Amazon lists:

Showcase Presents Blue Beetle

February 2015

This value-priced title collects the entire 24-issue run of BLUE BEETLE from the 1980s, including the Beetle's battles against DC Universe villains Chronos and Dr. Alchemy. Includes appearances by The Question and the Teen Titans.

Showcase Presents Batman Vol. 6

February 2015

Collects BATMAN #229-244 and stories from DETECTIVE COMICS #408-426

In this new, value-priced collection of tales from the early 1970s, Batman returns his roots as the Dark Knight Detective, operating on his own in the shadows of Gotham City. With Robin away in college, Batman faces new foes and old including Two-Face, Man-Bat and Ra's al Ghul. This collection features stories by the renowned GREEN LANTERN/GREEN ARROW team of writer Dennis O'Neil and artist Neal Adams, who brought a new sense of purpose to comics' greatest detective.

DC has listed many of its spring collections for 2015, and the only two Showcase Presents volumes are:

Showcase Presents: Blue Devil Vol. 1

Collecting Blue Devil #1-18 and Fury of Firestorm #24.

Showcase Presents: The Flash Vol. 5

The Fastest Man Alive is back in this new collection of tales from the 1960s. In this fifth volume, The Flash faces foes from his Rogues Gallery including Captain Cold, and faces difficulties include amnesia, his girlfriend, Iris Allen, being granted invulnerability, and much more. Collects THE FLASH #185-208.

Looks like DC is through with the Silver Age in this format.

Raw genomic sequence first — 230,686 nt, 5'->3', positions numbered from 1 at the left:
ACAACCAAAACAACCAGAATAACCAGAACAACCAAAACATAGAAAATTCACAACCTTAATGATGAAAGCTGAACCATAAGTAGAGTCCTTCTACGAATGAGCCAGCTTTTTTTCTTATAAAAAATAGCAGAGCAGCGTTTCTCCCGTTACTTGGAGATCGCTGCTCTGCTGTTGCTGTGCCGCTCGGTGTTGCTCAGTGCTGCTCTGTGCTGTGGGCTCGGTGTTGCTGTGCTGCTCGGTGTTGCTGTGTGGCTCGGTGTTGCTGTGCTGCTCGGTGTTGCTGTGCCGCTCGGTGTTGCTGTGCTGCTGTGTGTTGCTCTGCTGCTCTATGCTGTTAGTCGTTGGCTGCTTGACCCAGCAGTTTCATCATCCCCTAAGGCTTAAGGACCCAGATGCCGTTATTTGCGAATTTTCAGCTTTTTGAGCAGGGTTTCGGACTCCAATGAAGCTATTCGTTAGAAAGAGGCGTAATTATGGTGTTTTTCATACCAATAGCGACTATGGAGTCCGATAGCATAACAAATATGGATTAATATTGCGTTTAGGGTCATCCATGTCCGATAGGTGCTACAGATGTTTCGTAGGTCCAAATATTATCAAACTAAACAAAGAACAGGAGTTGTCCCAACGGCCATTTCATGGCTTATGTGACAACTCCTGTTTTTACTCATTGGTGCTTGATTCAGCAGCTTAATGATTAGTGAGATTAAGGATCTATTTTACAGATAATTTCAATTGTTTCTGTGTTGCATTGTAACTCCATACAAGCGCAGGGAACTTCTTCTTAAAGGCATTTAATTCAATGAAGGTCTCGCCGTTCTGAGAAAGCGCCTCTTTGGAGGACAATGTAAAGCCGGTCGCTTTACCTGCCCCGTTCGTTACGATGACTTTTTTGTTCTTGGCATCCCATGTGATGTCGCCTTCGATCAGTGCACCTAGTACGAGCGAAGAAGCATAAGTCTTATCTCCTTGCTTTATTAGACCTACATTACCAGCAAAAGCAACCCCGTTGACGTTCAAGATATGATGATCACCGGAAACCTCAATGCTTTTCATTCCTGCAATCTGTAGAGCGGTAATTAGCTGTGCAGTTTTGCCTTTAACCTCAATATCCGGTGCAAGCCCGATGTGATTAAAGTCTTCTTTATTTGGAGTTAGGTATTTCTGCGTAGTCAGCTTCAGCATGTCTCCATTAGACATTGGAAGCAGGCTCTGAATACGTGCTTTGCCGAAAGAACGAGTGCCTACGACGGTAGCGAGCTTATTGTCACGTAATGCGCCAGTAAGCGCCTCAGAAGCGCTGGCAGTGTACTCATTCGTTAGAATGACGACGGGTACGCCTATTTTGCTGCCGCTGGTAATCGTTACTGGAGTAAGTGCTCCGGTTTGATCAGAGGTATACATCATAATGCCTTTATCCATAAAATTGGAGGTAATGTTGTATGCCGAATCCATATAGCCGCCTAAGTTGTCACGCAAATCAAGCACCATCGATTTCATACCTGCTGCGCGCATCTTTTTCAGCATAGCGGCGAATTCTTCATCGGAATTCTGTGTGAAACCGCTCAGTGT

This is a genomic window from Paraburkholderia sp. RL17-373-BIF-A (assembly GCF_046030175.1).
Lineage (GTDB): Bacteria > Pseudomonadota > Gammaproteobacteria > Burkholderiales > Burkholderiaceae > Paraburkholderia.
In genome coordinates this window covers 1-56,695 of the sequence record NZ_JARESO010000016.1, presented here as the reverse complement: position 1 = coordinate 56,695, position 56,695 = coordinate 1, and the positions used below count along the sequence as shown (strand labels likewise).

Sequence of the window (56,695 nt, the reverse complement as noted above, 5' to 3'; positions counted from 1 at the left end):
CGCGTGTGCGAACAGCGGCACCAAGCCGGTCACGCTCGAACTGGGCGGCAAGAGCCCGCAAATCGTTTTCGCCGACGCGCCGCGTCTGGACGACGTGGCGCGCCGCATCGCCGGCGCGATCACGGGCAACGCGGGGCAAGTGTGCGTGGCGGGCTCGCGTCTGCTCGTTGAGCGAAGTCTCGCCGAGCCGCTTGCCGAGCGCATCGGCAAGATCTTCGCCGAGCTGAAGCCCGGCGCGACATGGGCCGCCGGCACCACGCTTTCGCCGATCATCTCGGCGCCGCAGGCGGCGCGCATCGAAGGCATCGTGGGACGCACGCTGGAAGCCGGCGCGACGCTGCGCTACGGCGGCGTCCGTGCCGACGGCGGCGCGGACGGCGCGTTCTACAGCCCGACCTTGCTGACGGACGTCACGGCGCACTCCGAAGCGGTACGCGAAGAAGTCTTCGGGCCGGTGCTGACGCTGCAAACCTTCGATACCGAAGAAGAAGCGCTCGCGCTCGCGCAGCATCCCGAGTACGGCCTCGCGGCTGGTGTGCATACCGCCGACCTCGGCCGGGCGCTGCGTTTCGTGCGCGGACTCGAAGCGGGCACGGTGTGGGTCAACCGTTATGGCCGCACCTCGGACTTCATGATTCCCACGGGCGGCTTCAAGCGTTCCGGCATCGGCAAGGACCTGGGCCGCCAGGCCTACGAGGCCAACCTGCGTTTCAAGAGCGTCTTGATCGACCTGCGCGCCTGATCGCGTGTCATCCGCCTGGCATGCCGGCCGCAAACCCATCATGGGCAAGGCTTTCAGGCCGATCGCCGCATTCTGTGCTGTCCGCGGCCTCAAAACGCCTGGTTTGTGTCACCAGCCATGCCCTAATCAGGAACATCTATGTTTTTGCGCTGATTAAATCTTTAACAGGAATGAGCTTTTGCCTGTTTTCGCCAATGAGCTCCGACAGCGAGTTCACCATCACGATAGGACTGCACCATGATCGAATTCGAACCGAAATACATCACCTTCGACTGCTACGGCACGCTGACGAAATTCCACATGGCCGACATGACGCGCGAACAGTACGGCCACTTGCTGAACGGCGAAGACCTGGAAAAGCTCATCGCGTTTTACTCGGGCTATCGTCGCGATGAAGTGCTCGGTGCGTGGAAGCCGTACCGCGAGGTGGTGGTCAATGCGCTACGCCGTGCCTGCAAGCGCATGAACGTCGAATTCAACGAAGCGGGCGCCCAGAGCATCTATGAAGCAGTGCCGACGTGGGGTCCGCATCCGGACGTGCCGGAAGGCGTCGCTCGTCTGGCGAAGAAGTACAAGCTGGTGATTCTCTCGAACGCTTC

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The hardcover Archies that Dark Horse doesn't do are still farmed out. Abrams did "Archie Marries ...", for example. It's probably just as you say, Richard, that they take advantage of existing hardcover publishing infrastructure rather than create their own.

I continue to hold out hope that someday Dark Horse acquires the license to reprint DC's Bob Hope, Martin & Lewis and Jerry Lewis titles, along with all the other great licensed humor stuff in the DC vaults (Sgt Bilko, Dobie Gillis, etc.)

Captain Comics said:

If nothing else, Dark Horse is continuing the chronological collections of Archie, Crime Does Not Pay and the EC books. Archie's already up to 1949, CDNP started in, what, 1947? And the EC books are all 1950-54.

PS Artbooks is reprinting a lot of Golden Age material, including all the ACG books, Harvey horror and lots of other horror comics, plus Sheena, Rulah and Planet Comics.

There were three volumes (one for each character) of Superman, Batman and Wonder Woman concentrating on WWII adventures solicited by a publisher other than DC (I forget which one) for Sep 30 release. I don't know the exact contents, but I preordered them all in the hope they reprint material I don't already own. Regarding the "Golden Age of Reprints" coming to an end, even if does seem to be slowing down, all (or most) of the material released in recent years is either still in print, or still readily accessible.

It's Chartwell books. And Batman is due Sept. 23, according to Diamond. Here's the solicit:





This new compilation of comic books from the early years of Batman details his involvement in World War II. For many readers, this is the first time ever look at Batman in the war. Batman, created in 1939, the caped crusader, lone mysterious vigilante, brooding anti-hero. He was a great detective and solved crime in Gotham City. Here we see him battling Hitler and fighting the war.

SHOWCASE PRESENTS: BATMAN vol. 6 was finally published in January of this year, and has already arrived at my public library, so at least one quasi-Silver Age DC collection is still current. SP: FLASH vol. 5, on the other hand, is still missing and unaccounted for. And a no-brainer item, that apparently DC has no interest in publishing, despite the high profiles of both Jimmy (*ahem* James) Olsen on "Supergirl" and Lois Lane in the upcoming "Batman vs. Superman" film, is SP: SUPERMAN FAMILY vol. 5 -- a volume I would actually pay money for.